Result is identical to the currently accepted answer by a_horse. Just faster, because EXISTS can stop evaluating as soon as the first offending row is found, while the alternative with min() has to consider all rows per group to compute the minimum. Speed is of no concern to this question, but why not take it?

You may want to add a UNIQUE constraint after cleaning up, to prevent duplicates from creeping back in:

ALTER TABLE dupes ADD CONSTRAINT constraint_name_here UNIQUE (key);

About the system column ctid:

If there is any other column defined UNIQUE NOT NULL column in the table (like a PRIMARY KEY) then, by all means, use it instead of ctid.

If key can be NULL and you only want one of those, too, use IS NOT DISTINCT FROM instead of =. See:

As that's slower, you might instead run the above query as is, and this in addition:

   SELECT FROM dupes
   AND    ctid < d.ctid

And consider:

For small tables, indexes generally do not help performance. And we need not look further.

For big tables and few duplicates, an existing index on (key) can help (a lot).

For mostly duplicates, an index may add more cost than benefit, as it has to be kept up to date concurrently. Finding duplicates without index becomes faster anyway because there are so many and EXISTS only needs to find one. But consider a completely different approach if you can afford it (i.e. concurrent access allows it): Write the few surviving rows to a new table. That also removes table (and index) bloat in the process. See:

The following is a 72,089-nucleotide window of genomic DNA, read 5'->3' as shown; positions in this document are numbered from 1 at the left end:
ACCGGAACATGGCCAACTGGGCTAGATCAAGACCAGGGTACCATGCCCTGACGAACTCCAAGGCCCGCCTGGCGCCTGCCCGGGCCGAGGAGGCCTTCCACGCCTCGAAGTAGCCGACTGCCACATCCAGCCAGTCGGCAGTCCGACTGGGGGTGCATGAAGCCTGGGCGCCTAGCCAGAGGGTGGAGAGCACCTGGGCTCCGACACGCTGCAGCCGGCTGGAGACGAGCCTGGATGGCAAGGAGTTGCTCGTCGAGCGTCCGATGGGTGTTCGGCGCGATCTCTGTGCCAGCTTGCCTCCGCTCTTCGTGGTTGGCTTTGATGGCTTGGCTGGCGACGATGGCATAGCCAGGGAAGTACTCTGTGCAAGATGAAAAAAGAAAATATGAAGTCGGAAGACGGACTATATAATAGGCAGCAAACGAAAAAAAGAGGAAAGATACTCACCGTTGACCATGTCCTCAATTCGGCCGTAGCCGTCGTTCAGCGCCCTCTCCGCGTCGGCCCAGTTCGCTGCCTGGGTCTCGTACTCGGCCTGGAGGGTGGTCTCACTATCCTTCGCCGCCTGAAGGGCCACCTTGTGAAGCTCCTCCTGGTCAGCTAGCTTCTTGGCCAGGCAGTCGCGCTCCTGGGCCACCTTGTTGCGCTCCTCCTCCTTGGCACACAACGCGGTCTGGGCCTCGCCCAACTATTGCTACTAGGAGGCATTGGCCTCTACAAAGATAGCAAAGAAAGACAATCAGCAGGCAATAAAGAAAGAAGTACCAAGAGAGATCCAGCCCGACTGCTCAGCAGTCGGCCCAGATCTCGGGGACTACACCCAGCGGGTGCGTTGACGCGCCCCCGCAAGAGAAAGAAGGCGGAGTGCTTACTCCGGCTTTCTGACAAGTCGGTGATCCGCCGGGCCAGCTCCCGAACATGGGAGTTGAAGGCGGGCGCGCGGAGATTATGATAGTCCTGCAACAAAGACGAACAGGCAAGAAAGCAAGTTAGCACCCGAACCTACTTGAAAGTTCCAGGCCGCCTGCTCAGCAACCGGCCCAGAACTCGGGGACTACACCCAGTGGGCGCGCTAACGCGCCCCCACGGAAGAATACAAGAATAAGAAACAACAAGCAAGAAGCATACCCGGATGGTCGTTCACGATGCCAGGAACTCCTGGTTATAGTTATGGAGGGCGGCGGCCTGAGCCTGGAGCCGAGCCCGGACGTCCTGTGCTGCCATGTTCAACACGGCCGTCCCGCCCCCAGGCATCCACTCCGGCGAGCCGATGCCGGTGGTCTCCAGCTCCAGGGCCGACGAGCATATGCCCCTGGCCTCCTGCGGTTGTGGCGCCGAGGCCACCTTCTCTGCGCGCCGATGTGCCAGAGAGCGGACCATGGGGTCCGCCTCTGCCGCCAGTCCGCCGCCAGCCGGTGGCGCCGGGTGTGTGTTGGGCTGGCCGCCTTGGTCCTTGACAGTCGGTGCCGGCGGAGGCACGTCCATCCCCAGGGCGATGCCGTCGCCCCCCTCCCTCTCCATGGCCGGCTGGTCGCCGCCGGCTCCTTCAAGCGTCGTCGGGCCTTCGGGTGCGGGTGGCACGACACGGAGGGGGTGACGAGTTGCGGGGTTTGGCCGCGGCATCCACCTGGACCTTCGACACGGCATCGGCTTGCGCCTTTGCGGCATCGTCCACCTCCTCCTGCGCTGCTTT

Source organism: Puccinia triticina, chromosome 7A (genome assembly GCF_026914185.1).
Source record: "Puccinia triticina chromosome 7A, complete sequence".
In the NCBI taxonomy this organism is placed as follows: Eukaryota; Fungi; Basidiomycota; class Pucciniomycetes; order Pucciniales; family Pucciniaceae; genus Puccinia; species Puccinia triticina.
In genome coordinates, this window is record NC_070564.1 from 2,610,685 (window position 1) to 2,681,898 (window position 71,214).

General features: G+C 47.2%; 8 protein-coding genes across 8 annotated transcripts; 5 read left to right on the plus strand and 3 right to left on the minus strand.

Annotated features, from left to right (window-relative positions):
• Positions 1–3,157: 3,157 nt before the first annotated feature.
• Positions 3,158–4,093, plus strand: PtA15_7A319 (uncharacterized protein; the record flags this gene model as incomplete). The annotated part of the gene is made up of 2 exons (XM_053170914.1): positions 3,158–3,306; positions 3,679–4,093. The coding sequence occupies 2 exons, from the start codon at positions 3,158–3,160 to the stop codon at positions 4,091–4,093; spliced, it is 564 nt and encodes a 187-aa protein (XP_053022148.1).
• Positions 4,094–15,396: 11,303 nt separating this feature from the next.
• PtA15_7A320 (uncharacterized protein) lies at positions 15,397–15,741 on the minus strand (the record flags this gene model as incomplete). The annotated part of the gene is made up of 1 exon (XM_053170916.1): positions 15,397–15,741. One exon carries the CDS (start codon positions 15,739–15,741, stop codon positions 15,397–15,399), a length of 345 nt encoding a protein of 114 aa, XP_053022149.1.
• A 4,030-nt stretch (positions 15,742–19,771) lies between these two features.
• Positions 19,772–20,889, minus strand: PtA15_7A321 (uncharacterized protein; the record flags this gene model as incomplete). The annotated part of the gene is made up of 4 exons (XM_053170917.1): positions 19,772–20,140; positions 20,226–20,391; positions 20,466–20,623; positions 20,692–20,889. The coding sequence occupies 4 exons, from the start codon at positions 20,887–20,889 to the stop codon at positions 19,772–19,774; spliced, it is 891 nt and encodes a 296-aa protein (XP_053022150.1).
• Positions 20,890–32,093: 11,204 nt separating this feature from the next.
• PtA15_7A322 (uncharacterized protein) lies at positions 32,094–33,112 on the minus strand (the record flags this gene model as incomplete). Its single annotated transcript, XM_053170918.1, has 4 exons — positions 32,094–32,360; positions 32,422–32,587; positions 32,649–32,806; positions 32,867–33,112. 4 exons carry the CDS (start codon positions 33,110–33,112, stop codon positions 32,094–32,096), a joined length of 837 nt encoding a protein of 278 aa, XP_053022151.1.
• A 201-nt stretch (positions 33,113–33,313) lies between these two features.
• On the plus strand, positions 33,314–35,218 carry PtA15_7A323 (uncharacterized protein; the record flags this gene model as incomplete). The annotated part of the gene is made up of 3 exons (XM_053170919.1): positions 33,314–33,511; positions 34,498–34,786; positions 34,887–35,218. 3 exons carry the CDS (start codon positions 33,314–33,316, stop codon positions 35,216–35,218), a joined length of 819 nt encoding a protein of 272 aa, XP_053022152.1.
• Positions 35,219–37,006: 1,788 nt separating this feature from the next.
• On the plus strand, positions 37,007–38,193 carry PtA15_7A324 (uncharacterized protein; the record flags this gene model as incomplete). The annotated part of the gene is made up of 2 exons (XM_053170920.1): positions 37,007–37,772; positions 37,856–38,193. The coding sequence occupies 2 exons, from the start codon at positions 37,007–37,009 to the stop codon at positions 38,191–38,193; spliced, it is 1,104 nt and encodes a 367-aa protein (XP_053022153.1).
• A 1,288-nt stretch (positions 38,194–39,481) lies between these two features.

I would use a temporary table:

create table tab_temp as
select distinct f1, f2, f3, fn
  from tab;

Then, delete tab and rename tab_temp into tab.

  • 11
    This approach doesn't account for triggers, indexes, and statistics. Certainly you could add them, but it adds a lot more work too.
    – Jordan
    Dec 14 '15 at 18:16
  • 1
    Not everyone needs that. This approach is extremely fast and worked much better than the rest on 200k emails (varchar 250) without indexes. Nov 6 '17 at 21:36
  • 1
    Full code: DROP TABLE IF EXISTS tmp; CREATE TABLE tmp as ( SELECT * from (SELECT DISTINCT * FROM your_table) as t ); DELETE from your_table; INSERT INTO your_table SELECT * from tmp; DROP TABLE tmp;
    – Eric Burel
    Dec 4 '19 at 20:41

I had to create my own version. Version written by @a_horse_with_no_name is way too slow on my table (21M rows). And @rapimo simply doesn't delete dups.

Here is what I use on PostgreSQL 9.5

DELETE FROM your_table
WHERE ctid IN (
  SELECT unnest(array_remove(all_ctids, actid))
  FROM (
           min(b.ctid)     AS actid,
           array_agg(ctid) AS all_ctids
         FROM your_table b
         GROUP BY key1, key2, key3, key4
         HAVING count(*) > 1) c);